Budget Cuts You Can Believe In

I find myself in the awkward position of agreeing with Washington State Governor, Christine Gregoire. I know they say there’s a first time for everything, but still, it’s weird.

According to the Seattle Times, Gregoire favors deportations as a way to cut state’s jail costs.

Her proposal estimates that deporting illegal immigrants — who are serving or would serve time in state jails for drug- or property-crime convictions — will save the state more than $9 million in the next two-year budget.

The state faces a $5.7 billion budget deficit over the next 2 ½ years, and Gregoire has proposed a no-new-taxes budget laden with cuts, including about $200 million from the Department of Corrections, the Attorney General’s Office and other public-safety programs.

The deportation proposal is modeled after a program in Arizona that has saved that state more than $18.5 million since 2005, said Eldon Vail, secretary of Washington’s Department of Corrections.

Does anyone else feel the least bit outraged that we’re providing food, shelter and clothing to undocumented, criminal immigrants? But I repeat myself.

While it’s true the $9 million is chump change when you’re staring down the barrel of an estimated $5.7 billion deficit, it’s still 9 million taxpayer dollars that could better be spent on services for people who live here, well, you know, legally.

Adding to the surreal feeling of being in agreement with our esteemed governor are the verbal gymnastics employed by reporter Manuel Valdes, who alternately refers to illegal aliens as either undocumented workers or illegal immigrants – in the same paragraph.

Gregoire’s proposal represents a policy shift toward illegal immigrants from a state that had largely stayed away from immigration enforcement. Washington state, with its large agricultural industry, attracts a large number of undocumented workers, mostly from Mexico.

Score that a 9.7!

Who I don’t agree with is Jorge Baron, executive director of the Northwest Immigrant Rights Project. Jorge is always concerned when states try to enforce immigration laws because the laws are, apparently, too complex for dimwitted officials to understand. He’s concerned because someone might be deported who would still be eligible for citizenship, despite a criminal conviction. Huh? Even if they’re eligible, why would we want them as citizens? They’re criminals, for crying out loud!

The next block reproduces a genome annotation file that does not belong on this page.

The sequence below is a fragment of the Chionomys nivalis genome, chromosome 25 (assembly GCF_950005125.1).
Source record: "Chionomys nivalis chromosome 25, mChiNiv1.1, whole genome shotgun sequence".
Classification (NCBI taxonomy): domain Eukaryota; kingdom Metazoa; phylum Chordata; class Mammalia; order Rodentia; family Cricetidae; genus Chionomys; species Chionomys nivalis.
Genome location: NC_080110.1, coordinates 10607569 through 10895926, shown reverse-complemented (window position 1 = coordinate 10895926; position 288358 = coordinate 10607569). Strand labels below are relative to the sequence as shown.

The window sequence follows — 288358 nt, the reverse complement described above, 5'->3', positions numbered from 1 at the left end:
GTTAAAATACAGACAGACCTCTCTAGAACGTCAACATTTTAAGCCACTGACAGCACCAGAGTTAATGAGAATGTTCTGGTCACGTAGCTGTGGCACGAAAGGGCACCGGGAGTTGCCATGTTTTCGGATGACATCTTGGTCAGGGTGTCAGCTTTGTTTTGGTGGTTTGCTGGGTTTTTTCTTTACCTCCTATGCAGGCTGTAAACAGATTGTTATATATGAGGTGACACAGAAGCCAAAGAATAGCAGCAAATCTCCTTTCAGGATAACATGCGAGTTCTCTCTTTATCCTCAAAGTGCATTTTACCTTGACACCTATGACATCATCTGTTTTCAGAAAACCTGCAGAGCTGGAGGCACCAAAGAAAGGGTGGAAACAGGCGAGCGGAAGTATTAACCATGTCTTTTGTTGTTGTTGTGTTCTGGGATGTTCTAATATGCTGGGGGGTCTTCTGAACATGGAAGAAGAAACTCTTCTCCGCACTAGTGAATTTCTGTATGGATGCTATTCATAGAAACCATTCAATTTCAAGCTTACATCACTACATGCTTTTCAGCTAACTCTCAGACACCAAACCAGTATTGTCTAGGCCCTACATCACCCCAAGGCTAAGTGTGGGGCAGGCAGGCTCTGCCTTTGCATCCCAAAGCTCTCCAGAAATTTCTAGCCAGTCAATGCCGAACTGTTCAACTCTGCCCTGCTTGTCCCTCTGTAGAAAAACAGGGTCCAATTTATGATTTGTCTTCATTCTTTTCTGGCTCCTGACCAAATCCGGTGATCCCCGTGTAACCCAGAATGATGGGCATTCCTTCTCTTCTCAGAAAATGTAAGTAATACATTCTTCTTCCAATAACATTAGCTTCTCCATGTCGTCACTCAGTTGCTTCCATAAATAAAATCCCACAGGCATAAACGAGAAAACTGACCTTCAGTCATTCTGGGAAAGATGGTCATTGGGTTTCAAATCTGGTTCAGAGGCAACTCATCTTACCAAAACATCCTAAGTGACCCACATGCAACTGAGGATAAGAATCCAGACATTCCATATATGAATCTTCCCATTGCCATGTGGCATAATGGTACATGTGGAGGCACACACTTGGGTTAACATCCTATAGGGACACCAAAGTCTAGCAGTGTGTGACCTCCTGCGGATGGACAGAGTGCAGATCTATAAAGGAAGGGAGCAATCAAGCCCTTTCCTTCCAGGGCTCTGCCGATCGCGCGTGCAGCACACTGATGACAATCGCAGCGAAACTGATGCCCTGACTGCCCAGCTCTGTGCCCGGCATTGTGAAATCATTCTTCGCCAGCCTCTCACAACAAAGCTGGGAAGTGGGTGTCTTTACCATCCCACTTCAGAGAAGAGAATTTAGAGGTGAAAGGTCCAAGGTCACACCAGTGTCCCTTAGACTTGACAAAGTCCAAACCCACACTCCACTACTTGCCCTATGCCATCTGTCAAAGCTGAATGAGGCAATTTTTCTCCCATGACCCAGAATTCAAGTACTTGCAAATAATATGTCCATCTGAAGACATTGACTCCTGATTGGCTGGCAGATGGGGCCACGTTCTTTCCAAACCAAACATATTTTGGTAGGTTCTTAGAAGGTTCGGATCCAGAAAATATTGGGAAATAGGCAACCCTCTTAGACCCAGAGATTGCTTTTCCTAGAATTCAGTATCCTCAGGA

Who else I don’t agree with is State Senator Margarita Prentice. Senator Prentice says:

“Not everybody can be rehabilitated, but I know no one deserves to be mistreated.”

Prentice, who chairs the Ways and Means committee and writes the Senate’s budget proposal, said she will oppose the measure.

Do you see the bit that I don’t agree with? The bit where she characterizes deporting criminals as “mistreatment?” Oh, and by the way, I also don’t agree with the part where she says she’ll oppose the measure. Thanks Margarita. Don’t you think it’s time to start worrying about mistreating people who live here, well, you know, legally? Maybe by letting them keep a little more of their hard-earned cash?

Senator Prentice is also concerned that the deportation of criminals might lead to cuts in “other programs that provide humanitarian aid to illegal immigrant women and their children,” even though no such cuts have been proposed. But since she brought it up, why are we spending precious dollars on programs for people who have shown a distressing lack of regard for the rule of law? And why does she hide behind illegal women and children as she grabs for my wallet?

Anyway, to get back to my original point, I’m going to give credit where credit is due. Way to go, Christine, for proposing a common-sense budget cut. Now we’ll see if she stands behind her proposal when it’s being considered by the legislature.


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2 responses to “Budget Cuts You Can Believe In

  1. Snuffy

    Deportation of violent criminals to their country of origin to save money is very expensive. Typically the deportee will return to the USA and continue the behavior that landed him behind bars in the first, second or third place. A number of these folk have been arrested and convicted multiple times. Deportation (release from prison) emboldens them.

    The expense of course is re-capturing and re-processing them through the law enforcement and judicial system again. Along the way a few citizens, police officers get hurt or killed. This has occurred in many states with a catch and release policy.

    Government’s prime purpose is to protect society. Governments unable or unwilling to fulfill the prime purpose has indeed failed.

    • paulag1955

      Obviously it would work best if our government secured our borders. They have indeed failed in that regard.

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